Indian American Yale Physician Dr. Sarika Ramachandran talks about the importance of diversity in clinical trials
Dr Sarika Ramachandran is an Indian mother of four and Associate Professor of Dermatology at Yale School of Medicine. She is one of 63 physicians recently accepted to the Robert A Winn Diversity in Clinical Trials Award Program.
The Winn Award Program was created in 2020 with a $100 million pledge by the Bristol Myers Squibb Foundation as part of its commitment to health equity, inclusion, and diversity.
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Dr Ramachandran who is also the Vice Chair for Diversity, Equity and Inclusion; Co-Founder and Co-Director of the Rheumatology-Dermatology Clinic at Yale is trying to overcome barriers to clinical trials in communities of color.
She talks to the American Bazaar about the importance of recognizing disparities that exist with regard to people with dermatologic diseases.
AB: Tell us about the Robert A Winn Diversity in Clinical Trials program. Why do you think diversity in clinical trials is important, and what have been the implications of underrepresentation of communities in clinical trials?
SR: As the newly appointed Vice Chair of Diversity, Equity, and Inclusion, Associate Professor of Dermatology, and co-founder and co-director of the rheumatology-dermatology clinic at Yale School of Medicine, improving diversity and representation in clinical trial patients is imperative to my work.
Through my clinical interest in autoimmune connective tissue diseases, I work closely with patients with rheumatic and dermatologic diseases such as lupus, which greatly impacts people of color.
Aligned with my vision to improve healthcare for all populations, I applied to the Robert A. Winn Diversity in Clinical Trials Award Program (Winn Award Program).
The Winn Award Program was established by the Bristol Myers Squibb Foundation in 2020 under its commitment to health equity, inclusion, and diversity and aims to extend the reach of clinical trials in diverse and underserved patient populations in the US.
The program currently offers two awards: 1) Winn Career Development Award (Winn CDA), a two-year program designed to support diverse physicians and those who have shown a commitment to increasing diversity in clinical trial research within their local communities, and 2) Winn Clinical Investigator Pathway Program (CIPP), a six-week summer externship program for underrepresented in medicine students.
In October 2022, I was one of 62 physicians selected to be part of the second cohort of the Winn CDA. To note, applications for the third cohort are currently open if other early-stage physicians are interested in being part of this medical mission to diversify clinical trials.
While there are various barriers in clinical trials from transportation to lack of health insurance, I have seen that medical distrust is a fundamental reason which deters diverse communities from being part of trials. In my clinic at Yale School of Medicine, it is crucial my research is reflective of the diverse communities which have higher rates of certain skin diseases.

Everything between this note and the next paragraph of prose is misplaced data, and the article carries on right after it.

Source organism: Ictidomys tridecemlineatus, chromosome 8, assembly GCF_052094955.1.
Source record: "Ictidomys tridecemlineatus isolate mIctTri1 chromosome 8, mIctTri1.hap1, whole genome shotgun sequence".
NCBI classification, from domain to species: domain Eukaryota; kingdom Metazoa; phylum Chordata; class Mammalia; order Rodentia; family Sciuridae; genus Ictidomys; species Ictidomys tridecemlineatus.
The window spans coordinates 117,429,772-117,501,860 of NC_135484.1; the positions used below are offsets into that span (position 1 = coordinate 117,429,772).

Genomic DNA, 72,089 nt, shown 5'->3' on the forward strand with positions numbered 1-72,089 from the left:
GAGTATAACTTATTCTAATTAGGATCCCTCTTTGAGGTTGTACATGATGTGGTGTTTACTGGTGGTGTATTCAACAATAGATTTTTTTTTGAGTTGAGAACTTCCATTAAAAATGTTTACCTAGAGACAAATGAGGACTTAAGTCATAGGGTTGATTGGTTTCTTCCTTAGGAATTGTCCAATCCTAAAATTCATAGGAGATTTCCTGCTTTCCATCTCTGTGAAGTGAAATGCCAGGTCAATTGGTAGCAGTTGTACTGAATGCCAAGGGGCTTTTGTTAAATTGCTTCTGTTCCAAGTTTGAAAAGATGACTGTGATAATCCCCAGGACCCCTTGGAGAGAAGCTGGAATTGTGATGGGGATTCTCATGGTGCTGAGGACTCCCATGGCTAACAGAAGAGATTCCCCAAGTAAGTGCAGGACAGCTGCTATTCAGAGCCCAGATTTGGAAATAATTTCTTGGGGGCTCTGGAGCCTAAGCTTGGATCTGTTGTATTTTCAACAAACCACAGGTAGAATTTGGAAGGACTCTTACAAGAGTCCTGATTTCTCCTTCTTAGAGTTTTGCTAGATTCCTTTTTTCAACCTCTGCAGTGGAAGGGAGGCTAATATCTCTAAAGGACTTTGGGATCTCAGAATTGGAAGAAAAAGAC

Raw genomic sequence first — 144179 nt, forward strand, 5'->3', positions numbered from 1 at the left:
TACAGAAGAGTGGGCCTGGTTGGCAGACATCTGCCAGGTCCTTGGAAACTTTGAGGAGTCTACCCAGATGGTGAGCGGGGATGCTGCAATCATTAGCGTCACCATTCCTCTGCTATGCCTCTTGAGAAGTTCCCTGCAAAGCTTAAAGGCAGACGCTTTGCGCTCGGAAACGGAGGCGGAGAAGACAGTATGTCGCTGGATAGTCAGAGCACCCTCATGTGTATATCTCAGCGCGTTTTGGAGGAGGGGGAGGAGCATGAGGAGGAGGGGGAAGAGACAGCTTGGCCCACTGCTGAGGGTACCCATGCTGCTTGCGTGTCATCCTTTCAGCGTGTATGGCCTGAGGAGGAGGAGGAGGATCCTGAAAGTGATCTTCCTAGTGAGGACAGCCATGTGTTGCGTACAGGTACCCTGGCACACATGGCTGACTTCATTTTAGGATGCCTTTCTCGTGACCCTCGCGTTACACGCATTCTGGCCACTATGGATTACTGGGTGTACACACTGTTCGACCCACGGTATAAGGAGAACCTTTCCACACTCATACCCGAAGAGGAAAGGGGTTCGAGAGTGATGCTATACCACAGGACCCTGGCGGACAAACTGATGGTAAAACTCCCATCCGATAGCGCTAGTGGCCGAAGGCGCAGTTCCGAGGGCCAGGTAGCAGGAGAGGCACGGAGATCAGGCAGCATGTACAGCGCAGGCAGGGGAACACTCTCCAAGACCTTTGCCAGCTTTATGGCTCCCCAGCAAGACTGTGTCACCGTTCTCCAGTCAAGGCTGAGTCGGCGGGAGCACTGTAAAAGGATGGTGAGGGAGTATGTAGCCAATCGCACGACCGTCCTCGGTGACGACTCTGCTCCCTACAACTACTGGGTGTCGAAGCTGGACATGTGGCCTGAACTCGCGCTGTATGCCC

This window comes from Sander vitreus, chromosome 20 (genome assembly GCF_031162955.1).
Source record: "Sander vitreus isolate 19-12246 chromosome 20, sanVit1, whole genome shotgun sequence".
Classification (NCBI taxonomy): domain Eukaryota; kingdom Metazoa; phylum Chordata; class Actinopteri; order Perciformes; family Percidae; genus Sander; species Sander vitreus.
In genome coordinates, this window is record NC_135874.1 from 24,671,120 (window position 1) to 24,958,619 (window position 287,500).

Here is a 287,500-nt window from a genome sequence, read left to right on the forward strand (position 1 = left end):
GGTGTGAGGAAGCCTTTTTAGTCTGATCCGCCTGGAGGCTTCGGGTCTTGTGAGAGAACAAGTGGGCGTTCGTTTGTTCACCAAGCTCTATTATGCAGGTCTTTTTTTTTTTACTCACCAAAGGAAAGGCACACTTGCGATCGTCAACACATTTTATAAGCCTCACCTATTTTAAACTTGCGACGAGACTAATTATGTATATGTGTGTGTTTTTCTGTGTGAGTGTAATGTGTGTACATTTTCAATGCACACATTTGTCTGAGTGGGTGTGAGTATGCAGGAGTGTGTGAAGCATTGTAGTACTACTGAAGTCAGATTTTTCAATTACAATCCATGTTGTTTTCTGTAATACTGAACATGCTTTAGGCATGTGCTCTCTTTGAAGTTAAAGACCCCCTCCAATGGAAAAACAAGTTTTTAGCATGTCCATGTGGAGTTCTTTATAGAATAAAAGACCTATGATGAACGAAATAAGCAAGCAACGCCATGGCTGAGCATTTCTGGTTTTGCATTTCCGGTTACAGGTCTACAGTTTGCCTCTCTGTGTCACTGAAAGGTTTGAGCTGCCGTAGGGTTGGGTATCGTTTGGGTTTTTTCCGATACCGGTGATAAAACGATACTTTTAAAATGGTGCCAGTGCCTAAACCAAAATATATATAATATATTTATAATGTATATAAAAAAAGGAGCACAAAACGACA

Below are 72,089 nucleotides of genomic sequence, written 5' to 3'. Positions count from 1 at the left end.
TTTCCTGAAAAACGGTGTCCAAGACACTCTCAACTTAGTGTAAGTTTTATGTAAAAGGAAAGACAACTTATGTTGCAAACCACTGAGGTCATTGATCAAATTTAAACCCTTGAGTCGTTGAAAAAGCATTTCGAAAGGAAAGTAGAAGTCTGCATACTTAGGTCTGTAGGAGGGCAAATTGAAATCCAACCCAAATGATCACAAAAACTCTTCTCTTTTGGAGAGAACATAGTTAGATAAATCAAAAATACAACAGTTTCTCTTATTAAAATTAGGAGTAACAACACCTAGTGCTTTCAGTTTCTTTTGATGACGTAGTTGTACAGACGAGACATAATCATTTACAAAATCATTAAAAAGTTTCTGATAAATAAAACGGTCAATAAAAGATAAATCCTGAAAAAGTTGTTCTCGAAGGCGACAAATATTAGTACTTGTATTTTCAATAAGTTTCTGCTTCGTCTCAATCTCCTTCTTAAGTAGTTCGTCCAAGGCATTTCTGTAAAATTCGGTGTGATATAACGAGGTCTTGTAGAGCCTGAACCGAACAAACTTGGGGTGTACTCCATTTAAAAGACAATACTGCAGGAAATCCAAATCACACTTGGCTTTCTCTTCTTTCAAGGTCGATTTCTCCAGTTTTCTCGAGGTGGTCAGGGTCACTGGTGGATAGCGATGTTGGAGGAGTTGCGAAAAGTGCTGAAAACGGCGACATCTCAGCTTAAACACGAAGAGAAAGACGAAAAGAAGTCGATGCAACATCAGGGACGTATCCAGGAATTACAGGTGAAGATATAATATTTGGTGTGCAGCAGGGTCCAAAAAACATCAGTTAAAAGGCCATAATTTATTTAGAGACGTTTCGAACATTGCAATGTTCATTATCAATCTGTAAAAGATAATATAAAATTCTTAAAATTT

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As I am Indian-American and a physician with skin of color, I have used my own personal background to relate and understand other communities of color. By doing so, this is one step in rebuilding trust within the community and I hope it will encourage others with similar disease states to partake in clinical trials.
Lupus disproportionately affects patients with skin of color. In my rheumatologic dermatology clinic, it is one of the most common diseases seen and treated.
As cutaneous lupus can lead to permanent scarring, disfigurement and hair loss, it is imperative that we recruit patients who are affected by this disease into clinical trials.
With the support from the Winn Award Program and Bristol Myers Squibb Foundation, I hope to further my clinical research and uncover life-saving and life-changing treatments and change the future of healthcare.
AB: How does the lack of representation in trials affect underserved communities?
SR: In looking at barriers faced by lupus patients to participation in clinical trials, authors of a study identified the following five categories: Access, Opportunity, Mistrust, Health literacy and Cultural.
When traumatic injury is excluded (suicide, homicide and accidental trauma), lupus was found to be the fifth leading cause of death among Hispanic and Black females between 15 and 24 years of age.
Despite this, in randomized clinical trials for lupus, while cases for white individuals in the US account for 33% of systemic lupus erythematosus (SLE), a common type of lupus, they made up 51% of those enrolled in randomized clinical trials for lupus.
On the other hand, the Black community made up 43% of SLE cases and accounted for only 14% of those enrolled.
This data highlights a research gap within our medical system. Diversity in clinical trials is imperative to conducting research to help discover life-saving medical treatments for diverse populations.